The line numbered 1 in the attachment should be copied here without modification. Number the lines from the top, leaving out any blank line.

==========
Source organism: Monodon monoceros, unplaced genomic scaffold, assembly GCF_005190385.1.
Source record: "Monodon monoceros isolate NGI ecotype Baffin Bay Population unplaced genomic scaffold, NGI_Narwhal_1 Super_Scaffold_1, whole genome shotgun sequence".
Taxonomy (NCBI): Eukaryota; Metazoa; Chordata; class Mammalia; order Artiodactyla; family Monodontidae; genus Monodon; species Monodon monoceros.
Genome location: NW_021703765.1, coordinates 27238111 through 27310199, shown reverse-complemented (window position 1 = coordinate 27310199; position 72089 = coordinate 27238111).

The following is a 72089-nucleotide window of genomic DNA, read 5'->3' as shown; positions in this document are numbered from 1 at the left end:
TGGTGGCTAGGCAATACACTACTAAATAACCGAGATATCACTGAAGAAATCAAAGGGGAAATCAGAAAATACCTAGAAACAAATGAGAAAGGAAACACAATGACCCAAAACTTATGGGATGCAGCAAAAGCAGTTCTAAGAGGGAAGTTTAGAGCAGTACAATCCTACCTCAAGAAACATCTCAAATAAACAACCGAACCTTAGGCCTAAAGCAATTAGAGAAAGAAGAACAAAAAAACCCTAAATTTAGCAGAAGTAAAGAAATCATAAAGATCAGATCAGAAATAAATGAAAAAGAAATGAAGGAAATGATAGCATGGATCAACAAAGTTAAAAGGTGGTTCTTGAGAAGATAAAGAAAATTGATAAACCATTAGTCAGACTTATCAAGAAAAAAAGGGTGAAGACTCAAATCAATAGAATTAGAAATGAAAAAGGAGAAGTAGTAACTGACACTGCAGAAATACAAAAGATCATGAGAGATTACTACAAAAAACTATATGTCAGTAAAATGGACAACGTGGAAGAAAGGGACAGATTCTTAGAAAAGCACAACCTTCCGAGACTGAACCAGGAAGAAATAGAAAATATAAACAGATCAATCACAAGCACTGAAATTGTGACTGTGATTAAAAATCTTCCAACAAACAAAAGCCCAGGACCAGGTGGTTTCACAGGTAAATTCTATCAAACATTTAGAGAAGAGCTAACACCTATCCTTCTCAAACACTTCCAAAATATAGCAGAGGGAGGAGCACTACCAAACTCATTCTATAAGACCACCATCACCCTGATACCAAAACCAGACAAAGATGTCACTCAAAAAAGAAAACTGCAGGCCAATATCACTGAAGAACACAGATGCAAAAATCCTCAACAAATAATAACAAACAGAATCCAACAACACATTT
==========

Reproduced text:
Source organism: Monodon monoceros, unplaced genomic scaffold, assembly GCF_005190385.1.